I spent a few minutes looking for documentation or limitations on how to simulate SparkMax. Couldn’t find anything recent to help. The next step would be to try a RevRobotics example program and maybe a better documentation search since usually my errors are not reading the docs (and I do better than most).

Sorry no more time for awhile - maybe another day because today is “family” day to visit relatives and pick Pixie Crisp apples (yum).

I do wonder if this is the first time you have ever simulated a SparkMax or have you ever been successful in another project?

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Setting values directly to the SPARK Max seems to work, and our 2022 robot code updates the outputs as you would expect,but updating through a DifferentialDrive in this project does nothing.

Thanks. You did better than I. I couldn’t get either way to work in simulation. I tried OP’s diff drive and my flywheel was using set directly to the SparkMax.

I don’t know if this was changed in 2022, but in the 2021 version, the CANSparkMax did not support the simulation. We hacked it with this class:

and explicitly use the wrapper name for the constructor. It seemed to work for us. Note we did only implement the methods we needed, but they worked for driving in simulation.

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It was changed. Our RapidReact robot is able to simulate CANSparkMaxs perfectly fine, the thing that is different though is we are using DifferentialDrive and not Cheesy Drive Helper on this project.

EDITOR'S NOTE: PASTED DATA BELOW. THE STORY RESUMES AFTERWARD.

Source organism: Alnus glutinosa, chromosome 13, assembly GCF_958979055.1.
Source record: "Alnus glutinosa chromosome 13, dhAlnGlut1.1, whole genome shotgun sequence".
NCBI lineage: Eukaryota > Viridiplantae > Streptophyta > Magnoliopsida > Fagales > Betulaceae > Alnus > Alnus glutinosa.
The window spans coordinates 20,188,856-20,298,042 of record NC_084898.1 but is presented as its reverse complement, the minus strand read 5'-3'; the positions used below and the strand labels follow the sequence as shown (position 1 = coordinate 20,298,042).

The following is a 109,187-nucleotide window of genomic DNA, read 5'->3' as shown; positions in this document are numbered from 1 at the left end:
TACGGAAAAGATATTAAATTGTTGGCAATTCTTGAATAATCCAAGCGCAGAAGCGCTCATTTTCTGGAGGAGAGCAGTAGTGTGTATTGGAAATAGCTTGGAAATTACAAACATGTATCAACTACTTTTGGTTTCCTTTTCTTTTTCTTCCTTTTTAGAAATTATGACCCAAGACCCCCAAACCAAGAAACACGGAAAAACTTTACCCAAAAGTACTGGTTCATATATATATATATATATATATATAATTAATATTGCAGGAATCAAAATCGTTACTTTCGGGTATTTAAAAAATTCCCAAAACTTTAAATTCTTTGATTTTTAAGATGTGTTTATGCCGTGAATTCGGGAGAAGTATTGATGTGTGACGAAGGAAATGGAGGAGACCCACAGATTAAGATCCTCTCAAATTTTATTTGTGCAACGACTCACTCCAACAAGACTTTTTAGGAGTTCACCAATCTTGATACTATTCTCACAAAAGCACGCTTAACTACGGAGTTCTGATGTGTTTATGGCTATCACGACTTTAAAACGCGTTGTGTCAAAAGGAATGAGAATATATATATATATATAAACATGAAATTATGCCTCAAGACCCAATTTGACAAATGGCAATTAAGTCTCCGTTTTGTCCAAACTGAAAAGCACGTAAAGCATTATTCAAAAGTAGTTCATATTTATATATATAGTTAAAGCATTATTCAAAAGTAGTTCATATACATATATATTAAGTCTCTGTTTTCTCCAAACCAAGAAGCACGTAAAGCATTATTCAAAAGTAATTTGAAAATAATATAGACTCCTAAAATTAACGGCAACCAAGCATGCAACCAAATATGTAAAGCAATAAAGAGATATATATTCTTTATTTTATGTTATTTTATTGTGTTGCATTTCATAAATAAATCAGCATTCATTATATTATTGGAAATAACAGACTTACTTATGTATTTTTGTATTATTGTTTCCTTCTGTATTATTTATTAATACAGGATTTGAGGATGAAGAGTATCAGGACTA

For anyone curious, I printed a .tostring() of the CANSparkMaxes, MotorControllerGroups, XboxControllers, DifferentialDrive, and saw no error there. Furthermore, I was also able to manually change the voltage of the CANSparkMaxes using XboxController input without DifferentialDrive. At this point I’m thiking it has something to do with DifferentialDrive but I could be wrong.

Thanks for the prompt. I saw this but ignored it because I also saw a lot of mention of Simulation in the revRobotics material for 2022. I was optimistic!

I copied your file into my minimal project and sure enough my motor speed of 0.3 shows up in a new device - the simulated one from your code! I’ve made progress but have no idea what that is as I don’t understand what is happening.

It looks like if I want to simulate the basic set (or setVoltage) for SparkMax, I can but it seems crude as all the other information apparently is missing. I’d ask RevRobotics what is happening at this point, if it was my problem.

package frc.robot;
public class Robot extends edu.wpi.first.wpilibj.TimedRobot
private static final SparkMaxWrapper MotorController = new SparkMaxWrapper(3, com.revrobotics.CANSparkMaxLowLevel.MotorType.kBrushless);
public void teleopPeriodic() {MotorController.set(.3);}

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Well the CANSparkMaxes simulate fine. I tried something like leaderLeft.setVoltage(DriverController.getLeftJoyY()); and it changed the Applied Output fine. It’s just for some reason using DifferentialDrive doesn’t want to simulate it.

With your SparkMaxWrapper in OP’s complete robot code with Curvature Drive, 22x, the simulated speed is shown for me exactly the same as my trivial direct set test case. I’d have to say it’s working but the only simulated value shown is the speed and all the other useful values are missing such as position and velocity. That’s what I meant by crude, not too useful for me.

I’m at the disadvantage of not knowing what the simulated dashboard is supposed to look like. I pasted, previously, above, the one for my one motor case and here is the simulated dashboard for OP’s four motor curvature. Notice the simulated speed shows and does reflect what my joystick was pushed to: -0.515254.